French Interior Minister Gerald Darmanin will visit Tunisia and Algeria later this week to discuss security matters with his counterparts there, Darmanin told BFM TV on Monday.
Concerns over security and immigration have increased in France after a fatal blade attack at a church in Nice last week, in which three people were killed.
France’s chief anti-terrorism prosecutor has said the man suspected of carrying out the Nice attack was a Tunisian born in 1999 who had arrived in Europe on September 20, landing in Lampedusa, the Italian island off Tunisia. He has been identified as Brahim Issaoui.
France is on edge in the midst of a wave of attacks – three surprisingly fast – after the republication toward the beginning of September of cartoons of the Prophet Muhammad by satirical magazine Charlie Hebdo.
The Prophet is deeply revered by Muslims and any sort of visual depiction is forbidden in Islam. The caricatures in question are seen by them as offensive and Islamophobic because they are perceived to interface Islam with “terrorism”.
The magazine reprinted the caricatures as the trial of the deadly 2015 attack on the magazine’s staff got under way.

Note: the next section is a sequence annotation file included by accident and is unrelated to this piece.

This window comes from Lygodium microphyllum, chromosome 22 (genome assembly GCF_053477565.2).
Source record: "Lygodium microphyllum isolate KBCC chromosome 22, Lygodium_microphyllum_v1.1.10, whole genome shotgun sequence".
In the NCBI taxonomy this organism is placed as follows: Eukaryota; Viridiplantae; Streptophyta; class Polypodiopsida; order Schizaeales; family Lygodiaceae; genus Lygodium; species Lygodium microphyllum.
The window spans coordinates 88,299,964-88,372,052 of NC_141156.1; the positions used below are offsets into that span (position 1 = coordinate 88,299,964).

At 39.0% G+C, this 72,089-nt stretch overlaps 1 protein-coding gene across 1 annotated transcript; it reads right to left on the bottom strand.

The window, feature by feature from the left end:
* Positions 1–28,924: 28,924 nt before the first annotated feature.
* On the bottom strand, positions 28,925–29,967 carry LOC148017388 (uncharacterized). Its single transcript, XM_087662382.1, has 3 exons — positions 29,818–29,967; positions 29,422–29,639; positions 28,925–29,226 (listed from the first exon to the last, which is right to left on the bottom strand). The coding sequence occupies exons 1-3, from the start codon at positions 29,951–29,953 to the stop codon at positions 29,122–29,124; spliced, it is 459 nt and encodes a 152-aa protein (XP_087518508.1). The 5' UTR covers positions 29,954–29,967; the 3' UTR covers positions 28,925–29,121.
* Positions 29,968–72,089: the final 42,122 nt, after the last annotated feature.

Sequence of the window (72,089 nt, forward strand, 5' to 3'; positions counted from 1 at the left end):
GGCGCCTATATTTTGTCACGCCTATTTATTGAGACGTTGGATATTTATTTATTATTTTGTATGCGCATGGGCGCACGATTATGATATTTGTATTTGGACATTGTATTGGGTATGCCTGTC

Soon after the trial began, an attacker stabbed people outside Charlie Hebdo’s former offices. In mid-October, teacher Samuel Paty, who had demonstrated his students the cartoons of the Prophet, was beheaded in broad daylight close to Paris. Then came the Nice attack. And on Saturday, an attacker shot a Greek Orthodox priest at point-blank reach before escaping in the French city of Lyon.
Nikolaos Kakavelaki, 52, was shutting his church when he was attacked and is now in serious condition.
A suspect was initially detained, but was released on Sunday after investigators found no evidence he was connected to the shooting.
Prosecutors say they are keeping all hypotheses open but so far have not referred the case to anti-terror colleagues. The gunman is still at large.
French President Emmanuel Macron had vowed after the beheading of Paty earlier this month that France could never renounce the right to publish the caricatures.
This comment prompted a storm of anger in the Muslim world, with furious protests held in numerous countries.
In an interview with Al Jazeera over the weekend, Macron said he understood why Muslims felt shocked by the cartoons, but added his role was to “promote quiet and also to protect these rights”.
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